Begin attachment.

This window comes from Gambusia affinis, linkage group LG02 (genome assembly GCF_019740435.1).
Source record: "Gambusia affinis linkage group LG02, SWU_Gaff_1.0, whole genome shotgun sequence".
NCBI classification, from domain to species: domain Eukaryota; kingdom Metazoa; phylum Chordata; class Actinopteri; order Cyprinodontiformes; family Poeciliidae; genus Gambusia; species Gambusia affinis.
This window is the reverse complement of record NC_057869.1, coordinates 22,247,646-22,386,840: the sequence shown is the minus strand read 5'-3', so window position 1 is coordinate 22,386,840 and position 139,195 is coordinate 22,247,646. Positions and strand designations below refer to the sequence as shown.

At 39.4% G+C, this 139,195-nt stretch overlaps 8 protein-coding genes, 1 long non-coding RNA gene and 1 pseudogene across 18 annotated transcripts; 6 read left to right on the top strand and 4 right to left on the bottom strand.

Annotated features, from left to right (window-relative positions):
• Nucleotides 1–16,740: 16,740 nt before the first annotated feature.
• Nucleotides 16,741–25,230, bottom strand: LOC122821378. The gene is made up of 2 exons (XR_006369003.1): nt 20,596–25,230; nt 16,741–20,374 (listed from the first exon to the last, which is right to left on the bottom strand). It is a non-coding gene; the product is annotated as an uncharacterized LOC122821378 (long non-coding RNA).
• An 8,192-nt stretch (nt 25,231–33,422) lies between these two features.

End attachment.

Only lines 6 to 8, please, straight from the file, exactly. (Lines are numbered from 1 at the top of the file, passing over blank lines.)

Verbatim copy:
Annotated features, from left to right (window-relative positions):
• Nucleotides 1–16,740: 16,740 nt before the first annotated feature.
• Nucleotides 16,741–25,230, bottom strand: LOC122821378. The gene is made up of 2 exons (XR_006369003.1): nt 20,596–25,230; nt 16,741–20,374 (listed from the first exon to the last, which is right to left on the bottom strand). It is a non-coding gene; the product is annotated as an uncharacterized LOC122821378 (long non-coding RNA).